Rob Verkerk PhD provides an update on the Covid pandemic. Deaths and infection rates, UK's lockdown relaxation, vaccines, the virus' origins and how government's have failed to get behind a cheap and simple preventative that could save lives.
Hi there – I’m Rob Verkerk – the founder, executive and scientific director of the Alliance for Natural Health International. I’m here to bring you our latest, new look coronacast – brought to you courtesy of the two new members of our media team – Mike Abbott and Ismail Faryad.
I want to take you through some of the latest science on the covid pandemic - where we are on the pandemic wave when it comes to deaths and infection rates. We’re going to comment on the UK’s new one metre plus social distancing rule and an update on vaccines. Then we’ll look briefly at some of the unfolding science on the virus’ origins including the difficulty anyone might have to ridicule the idea that the virus originated from a lab. Finally – we’ll look at the travesty of governments’ failures to get behind the things all of us can do with natural health to build our immune resilience. How about a few pence or cents a day on vitamin D at way higher levels than governments are suggesting – to potentially save thousands of lives.
Let’s try to get this in perspective. The global annual death rate in 2019 based on United Nations data from the Department of Economic and Social Affairs was 58,394,000.
This means that current death rate related to – but not caused by – Covid of 472,539 represents just under 1% - 0.81% to be more accurate - of the death rate in a normal year.
In 2018, based on World Health Organization data 2,947,050 people died from flu and pneumonia this being the 4th leading cause of death worldwide. This was almost the same number of people who died of lung diseases like COPD, the third biggest killer - so in fact in fact if you load covid-related deaths on top of those figures – which is a new kind of viral pneumonia – it would push influenza and pneumonia deaths including covid into third position.
The take home here is that a lot of people have already been dying of lung diseases, influenza and pneumonia. In fact together, using 2018 data, they made up almost 6 million deaths worldwide putting deaths from these diseases ahead of stroke deaths – in second position globally. Coronary heart disease remains easily the biggest killer but you’ll know too that people with heart disease, lung disease, diabetes and obesity – all among the leading killers, especially in industrialised countries, are also much more susceptible to covid than others.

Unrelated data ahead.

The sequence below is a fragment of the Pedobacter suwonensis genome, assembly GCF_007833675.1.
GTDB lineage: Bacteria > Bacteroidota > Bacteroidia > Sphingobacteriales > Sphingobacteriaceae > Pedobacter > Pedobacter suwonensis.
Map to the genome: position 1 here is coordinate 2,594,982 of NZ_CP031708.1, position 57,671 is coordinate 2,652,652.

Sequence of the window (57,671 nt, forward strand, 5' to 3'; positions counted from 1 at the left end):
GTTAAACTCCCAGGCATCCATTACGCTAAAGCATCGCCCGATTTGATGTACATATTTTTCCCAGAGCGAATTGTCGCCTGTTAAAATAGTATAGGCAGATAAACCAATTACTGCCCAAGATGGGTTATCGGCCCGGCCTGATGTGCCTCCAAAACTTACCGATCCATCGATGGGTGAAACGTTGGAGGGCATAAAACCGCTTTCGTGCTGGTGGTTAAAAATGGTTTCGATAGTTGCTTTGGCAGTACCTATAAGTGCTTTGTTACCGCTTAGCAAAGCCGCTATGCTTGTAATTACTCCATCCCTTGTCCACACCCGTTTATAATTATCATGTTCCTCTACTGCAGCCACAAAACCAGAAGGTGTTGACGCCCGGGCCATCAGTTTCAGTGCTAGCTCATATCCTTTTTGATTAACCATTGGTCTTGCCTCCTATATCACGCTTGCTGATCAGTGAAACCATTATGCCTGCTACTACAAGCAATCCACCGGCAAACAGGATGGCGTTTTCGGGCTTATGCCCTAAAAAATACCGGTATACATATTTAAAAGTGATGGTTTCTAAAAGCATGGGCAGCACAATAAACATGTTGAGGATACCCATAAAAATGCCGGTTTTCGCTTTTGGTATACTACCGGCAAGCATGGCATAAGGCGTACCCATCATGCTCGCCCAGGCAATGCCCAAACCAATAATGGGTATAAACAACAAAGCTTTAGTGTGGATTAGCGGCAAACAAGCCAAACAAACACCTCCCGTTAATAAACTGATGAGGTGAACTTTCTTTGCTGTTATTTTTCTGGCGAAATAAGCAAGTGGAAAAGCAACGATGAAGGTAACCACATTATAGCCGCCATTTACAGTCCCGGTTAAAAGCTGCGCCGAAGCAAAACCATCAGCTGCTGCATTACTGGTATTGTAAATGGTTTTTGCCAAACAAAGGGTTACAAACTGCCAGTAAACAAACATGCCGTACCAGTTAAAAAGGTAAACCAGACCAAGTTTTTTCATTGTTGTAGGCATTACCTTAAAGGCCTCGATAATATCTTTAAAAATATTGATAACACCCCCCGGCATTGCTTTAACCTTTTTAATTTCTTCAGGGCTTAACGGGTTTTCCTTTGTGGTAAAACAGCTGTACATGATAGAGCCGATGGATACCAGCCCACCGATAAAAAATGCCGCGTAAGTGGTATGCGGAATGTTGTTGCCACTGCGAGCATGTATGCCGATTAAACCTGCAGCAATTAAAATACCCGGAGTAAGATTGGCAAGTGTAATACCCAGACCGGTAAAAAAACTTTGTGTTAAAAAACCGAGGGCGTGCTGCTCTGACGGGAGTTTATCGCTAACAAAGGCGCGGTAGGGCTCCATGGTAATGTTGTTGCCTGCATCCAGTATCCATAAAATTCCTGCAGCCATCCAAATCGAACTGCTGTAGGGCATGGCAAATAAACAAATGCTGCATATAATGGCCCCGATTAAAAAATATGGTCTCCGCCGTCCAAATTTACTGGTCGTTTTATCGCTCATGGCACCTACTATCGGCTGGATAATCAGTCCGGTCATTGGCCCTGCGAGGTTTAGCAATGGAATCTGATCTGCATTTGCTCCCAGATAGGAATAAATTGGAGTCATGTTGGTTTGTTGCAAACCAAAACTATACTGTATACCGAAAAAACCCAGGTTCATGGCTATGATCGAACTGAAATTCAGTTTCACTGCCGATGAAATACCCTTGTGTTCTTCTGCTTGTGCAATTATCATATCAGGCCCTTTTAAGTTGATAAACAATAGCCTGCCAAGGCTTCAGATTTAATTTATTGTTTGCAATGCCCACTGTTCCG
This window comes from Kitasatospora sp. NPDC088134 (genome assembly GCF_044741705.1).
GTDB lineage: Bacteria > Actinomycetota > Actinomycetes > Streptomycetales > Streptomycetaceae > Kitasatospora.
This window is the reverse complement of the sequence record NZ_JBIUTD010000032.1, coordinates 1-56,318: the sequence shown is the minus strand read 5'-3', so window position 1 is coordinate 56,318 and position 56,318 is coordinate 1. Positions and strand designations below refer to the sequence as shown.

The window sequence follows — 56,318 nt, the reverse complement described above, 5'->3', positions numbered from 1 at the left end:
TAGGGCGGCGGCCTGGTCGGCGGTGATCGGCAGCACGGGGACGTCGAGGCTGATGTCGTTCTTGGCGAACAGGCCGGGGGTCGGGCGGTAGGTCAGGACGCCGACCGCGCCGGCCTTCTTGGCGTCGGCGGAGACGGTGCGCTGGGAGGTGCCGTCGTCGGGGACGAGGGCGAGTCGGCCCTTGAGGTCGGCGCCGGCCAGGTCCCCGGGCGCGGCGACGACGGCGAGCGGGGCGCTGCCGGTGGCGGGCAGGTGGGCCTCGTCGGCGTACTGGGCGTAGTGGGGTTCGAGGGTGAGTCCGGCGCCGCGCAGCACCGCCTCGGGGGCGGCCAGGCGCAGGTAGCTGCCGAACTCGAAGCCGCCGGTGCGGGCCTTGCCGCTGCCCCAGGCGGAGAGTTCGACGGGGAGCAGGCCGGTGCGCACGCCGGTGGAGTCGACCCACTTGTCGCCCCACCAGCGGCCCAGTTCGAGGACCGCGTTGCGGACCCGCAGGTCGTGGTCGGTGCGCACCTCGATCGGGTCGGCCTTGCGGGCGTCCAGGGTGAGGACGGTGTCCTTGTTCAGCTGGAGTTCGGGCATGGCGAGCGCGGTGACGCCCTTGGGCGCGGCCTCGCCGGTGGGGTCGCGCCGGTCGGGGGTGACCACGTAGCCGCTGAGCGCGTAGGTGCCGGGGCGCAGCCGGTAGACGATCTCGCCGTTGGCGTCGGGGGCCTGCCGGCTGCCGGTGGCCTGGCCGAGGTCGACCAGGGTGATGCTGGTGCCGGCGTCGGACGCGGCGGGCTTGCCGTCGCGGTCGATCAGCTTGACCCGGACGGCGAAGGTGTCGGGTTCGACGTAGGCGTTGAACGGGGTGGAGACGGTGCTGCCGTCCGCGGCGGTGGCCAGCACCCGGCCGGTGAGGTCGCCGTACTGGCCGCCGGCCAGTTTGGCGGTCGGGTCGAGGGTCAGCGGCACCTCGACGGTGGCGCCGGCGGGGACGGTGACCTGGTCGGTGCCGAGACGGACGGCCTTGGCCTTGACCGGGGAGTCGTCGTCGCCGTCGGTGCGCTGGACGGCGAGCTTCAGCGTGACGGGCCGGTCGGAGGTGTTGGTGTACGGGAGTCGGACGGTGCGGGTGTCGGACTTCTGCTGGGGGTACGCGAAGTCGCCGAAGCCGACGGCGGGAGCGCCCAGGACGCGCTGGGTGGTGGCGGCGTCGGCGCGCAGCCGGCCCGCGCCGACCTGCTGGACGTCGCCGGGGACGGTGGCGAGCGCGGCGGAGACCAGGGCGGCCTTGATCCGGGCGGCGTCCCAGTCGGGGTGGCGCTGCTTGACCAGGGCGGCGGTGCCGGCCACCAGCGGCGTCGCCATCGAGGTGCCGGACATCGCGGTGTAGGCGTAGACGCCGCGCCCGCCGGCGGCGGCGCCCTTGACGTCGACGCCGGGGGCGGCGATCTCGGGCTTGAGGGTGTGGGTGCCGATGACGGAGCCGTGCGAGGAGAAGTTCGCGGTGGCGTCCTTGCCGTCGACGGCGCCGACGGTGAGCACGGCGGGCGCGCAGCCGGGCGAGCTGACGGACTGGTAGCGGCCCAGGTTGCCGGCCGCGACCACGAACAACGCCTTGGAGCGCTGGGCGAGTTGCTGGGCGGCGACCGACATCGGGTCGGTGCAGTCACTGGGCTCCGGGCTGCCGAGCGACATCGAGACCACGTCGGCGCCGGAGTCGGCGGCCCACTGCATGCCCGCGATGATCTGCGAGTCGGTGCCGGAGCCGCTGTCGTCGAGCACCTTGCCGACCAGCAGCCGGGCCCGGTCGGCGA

Another way of looking Covid-related deaths is by looking at rolling averages – 7-day rolling averages. This allows us to get a good idea of where we are on the trajectory – how far down the slope of the main epidemic wave we are. Well – in many countries – including the UK – we’re clearly a long way down the slope as we can see here in this Our World in Data graph.
But let’s remember to remind ourselves that death counts have been particularly inaccurate because of the suspension of post mortems and pathology services in most countries meaning it’s been wrong to do as the media often do and refer to these as covid deaths which implies they’re covid caused, whereas they are simply covid associated – or sometimes even just covid allocated – where there’s been a bit of fudging, as so apltly put by Dr John Lee in an article in the UK’s Spectator magazine, for which, ironically, Boris Johnson once acted as editor.
When we don’t know what deaths are caused by covid or not – as we’ve explained in a previous coronacast, a more reliable measure is excess mortality. That’s looking at any excess of deaths compared with those that would be expected in a given month or year – based on previous and recent history. Here it’s useful to look at the 24 EuroMOMO partner countries the data from which are pooled through the European Mortality Monitoring Project established originally by the European Commission in 2008 and is now supported by the European Centre for Disease Prevention and Control (the ECDC) and the WHO Regional Office for Europe.
If we look now just at straight death by age across all 24 EuoMOMO partner countries – the first thing you notice is there’s a very clear sharp peak for all ages, but it’s quite short and sharp. So while there were more deaths – a higher spike for this year’s winter – the excess lasted a shorter time than the excess winter mortalities in any of the three previous years – especially for 2018.